Figure 2: Illustration of the synthetic dataset, FONTS, and the used decoder for computing on-manifold adversarial examples (left) and a depiction of the VAE-GAN used on MNIST/Fashion-MNIST (right).

For experimenting with on-manifold adversarial examples, I created a simple synthetic dataset with known manifold. This means that the conditional data distribution $p(x, y | z)$ is known and, in practice, implemented using a pre-defined (not learned) decoder. Particularly, as illustrated in Figure 2, the latent codes $z$ determine a font type (from Google fonts), a letter (between "A" and "J") and an affine transformation (within reasonable bounds). As a result, the obtained images contain transformed characters "A" to "J" — corresponding to a 10-class problem. The images are MNIST-like, meaning grayscale images of size $28 \times 28$ and nearly binary.

On MNIST [] or Fashion-MNIST [], the manifold is learned using VAE-GANs [][] as also illustrated in Figure 2; as a result, the decoder used in Equation (1) is not perfect. But on MNIST and Fashion-MNIST, I found that VAE-GANs are capable of representing the manifold well enough with a $10$-dimensional latent space.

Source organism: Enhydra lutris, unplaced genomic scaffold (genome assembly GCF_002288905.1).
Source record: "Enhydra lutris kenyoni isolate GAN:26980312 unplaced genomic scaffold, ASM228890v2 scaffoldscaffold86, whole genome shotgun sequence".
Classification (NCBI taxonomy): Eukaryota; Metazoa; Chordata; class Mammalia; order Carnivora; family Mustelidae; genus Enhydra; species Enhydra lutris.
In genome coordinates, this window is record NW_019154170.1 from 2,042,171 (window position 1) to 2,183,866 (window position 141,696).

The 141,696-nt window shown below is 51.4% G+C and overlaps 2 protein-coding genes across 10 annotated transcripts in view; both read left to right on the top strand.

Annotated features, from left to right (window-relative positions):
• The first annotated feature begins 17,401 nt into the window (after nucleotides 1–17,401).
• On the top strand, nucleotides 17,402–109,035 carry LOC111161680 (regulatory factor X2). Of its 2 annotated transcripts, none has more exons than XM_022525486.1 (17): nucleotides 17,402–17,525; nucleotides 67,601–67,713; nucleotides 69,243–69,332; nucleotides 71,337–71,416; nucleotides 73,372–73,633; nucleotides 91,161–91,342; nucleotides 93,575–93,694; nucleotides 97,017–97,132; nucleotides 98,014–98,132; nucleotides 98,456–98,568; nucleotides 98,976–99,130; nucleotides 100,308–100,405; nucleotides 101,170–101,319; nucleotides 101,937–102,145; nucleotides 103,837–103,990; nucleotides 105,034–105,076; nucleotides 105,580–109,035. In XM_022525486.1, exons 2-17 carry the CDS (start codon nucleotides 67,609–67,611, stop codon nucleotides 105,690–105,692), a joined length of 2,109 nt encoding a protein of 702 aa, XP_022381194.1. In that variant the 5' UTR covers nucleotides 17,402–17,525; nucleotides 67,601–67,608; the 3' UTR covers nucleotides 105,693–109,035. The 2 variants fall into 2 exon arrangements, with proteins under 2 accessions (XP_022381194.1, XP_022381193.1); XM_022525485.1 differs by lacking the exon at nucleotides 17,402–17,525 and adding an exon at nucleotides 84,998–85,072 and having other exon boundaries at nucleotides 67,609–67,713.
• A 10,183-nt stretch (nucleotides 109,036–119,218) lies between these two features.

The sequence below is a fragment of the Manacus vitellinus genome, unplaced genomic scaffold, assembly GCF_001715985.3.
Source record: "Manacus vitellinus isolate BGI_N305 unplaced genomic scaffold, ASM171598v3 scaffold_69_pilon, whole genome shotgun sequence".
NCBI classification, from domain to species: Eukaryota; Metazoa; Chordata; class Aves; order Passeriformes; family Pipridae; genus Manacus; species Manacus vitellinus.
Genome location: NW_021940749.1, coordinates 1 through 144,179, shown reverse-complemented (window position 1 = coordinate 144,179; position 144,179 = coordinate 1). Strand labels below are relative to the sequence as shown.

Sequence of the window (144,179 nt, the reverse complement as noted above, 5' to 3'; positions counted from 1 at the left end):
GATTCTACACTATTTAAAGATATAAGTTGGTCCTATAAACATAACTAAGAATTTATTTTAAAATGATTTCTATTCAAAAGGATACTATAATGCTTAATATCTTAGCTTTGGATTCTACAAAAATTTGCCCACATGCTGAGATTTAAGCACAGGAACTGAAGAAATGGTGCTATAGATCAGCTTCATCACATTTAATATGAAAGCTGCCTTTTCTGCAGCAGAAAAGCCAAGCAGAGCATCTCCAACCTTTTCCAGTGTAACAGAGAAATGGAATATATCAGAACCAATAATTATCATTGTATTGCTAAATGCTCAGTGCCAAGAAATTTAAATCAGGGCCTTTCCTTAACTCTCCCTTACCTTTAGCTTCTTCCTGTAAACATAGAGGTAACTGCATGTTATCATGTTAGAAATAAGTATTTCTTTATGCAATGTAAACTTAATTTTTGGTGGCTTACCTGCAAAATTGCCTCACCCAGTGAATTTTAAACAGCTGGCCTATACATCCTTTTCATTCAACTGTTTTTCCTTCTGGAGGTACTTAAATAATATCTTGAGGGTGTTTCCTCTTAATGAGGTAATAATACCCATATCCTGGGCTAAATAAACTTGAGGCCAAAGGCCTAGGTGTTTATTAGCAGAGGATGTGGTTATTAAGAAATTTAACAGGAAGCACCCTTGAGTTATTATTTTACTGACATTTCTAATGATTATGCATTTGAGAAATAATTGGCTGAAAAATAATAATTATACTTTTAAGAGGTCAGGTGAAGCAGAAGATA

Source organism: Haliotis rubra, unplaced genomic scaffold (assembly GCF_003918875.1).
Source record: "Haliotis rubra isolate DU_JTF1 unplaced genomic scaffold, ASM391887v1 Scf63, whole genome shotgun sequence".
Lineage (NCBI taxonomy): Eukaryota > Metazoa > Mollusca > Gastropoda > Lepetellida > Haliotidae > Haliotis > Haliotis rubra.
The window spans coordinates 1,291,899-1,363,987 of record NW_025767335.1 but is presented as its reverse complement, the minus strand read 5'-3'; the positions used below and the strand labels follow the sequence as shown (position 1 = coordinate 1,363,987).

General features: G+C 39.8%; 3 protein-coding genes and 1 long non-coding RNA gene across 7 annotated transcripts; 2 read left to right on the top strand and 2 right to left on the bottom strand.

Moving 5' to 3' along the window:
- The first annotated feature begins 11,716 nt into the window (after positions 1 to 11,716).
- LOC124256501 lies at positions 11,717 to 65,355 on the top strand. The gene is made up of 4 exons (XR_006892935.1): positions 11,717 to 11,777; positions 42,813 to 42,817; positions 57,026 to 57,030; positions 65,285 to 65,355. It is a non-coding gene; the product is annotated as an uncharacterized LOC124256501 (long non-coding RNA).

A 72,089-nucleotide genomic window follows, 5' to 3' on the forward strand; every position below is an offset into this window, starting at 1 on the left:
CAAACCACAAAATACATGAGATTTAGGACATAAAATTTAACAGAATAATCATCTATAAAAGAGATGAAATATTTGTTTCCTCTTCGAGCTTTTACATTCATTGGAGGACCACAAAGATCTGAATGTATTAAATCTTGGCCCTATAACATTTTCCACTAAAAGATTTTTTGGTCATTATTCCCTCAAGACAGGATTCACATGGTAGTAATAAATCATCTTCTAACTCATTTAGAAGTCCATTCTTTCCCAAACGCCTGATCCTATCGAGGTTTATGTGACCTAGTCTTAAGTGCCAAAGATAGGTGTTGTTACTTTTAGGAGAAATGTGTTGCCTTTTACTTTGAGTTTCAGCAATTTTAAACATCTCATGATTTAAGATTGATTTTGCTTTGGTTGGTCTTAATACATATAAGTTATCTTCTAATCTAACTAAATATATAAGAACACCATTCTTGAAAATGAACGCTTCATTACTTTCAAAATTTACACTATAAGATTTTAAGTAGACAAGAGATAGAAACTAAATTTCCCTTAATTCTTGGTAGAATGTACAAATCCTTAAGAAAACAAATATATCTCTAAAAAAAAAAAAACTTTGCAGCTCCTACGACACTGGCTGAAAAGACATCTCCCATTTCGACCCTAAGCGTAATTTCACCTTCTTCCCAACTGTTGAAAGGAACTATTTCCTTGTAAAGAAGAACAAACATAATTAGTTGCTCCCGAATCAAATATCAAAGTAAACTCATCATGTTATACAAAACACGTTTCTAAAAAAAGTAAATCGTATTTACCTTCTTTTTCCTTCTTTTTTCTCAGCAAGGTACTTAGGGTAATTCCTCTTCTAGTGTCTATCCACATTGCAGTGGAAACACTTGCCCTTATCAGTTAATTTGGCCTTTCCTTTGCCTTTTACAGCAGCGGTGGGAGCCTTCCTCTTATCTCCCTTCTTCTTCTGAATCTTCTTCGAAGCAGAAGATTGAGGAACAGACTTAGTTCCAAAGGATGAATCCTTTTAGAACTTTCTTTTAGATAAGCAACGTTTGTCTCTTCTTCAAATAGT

For solving Equation (1), I used 40 iterations of ADAM with projections onto the $L_\infty$-ball of size $\eta = 0.3$ after each iteration. On FONTS, the manifold is automatically constrained by the allowed transformation parameters (see Figure 2). On MNIST and Fahsion-MNIST, I additionally constrained the latent code to lie within $[-1, 2]^10$ — roughly corresponding to two standard deviation son the latent space.

Figure 3: More on-manifold adversarial examples on FONTS, MNIST and Fashion-MNIST.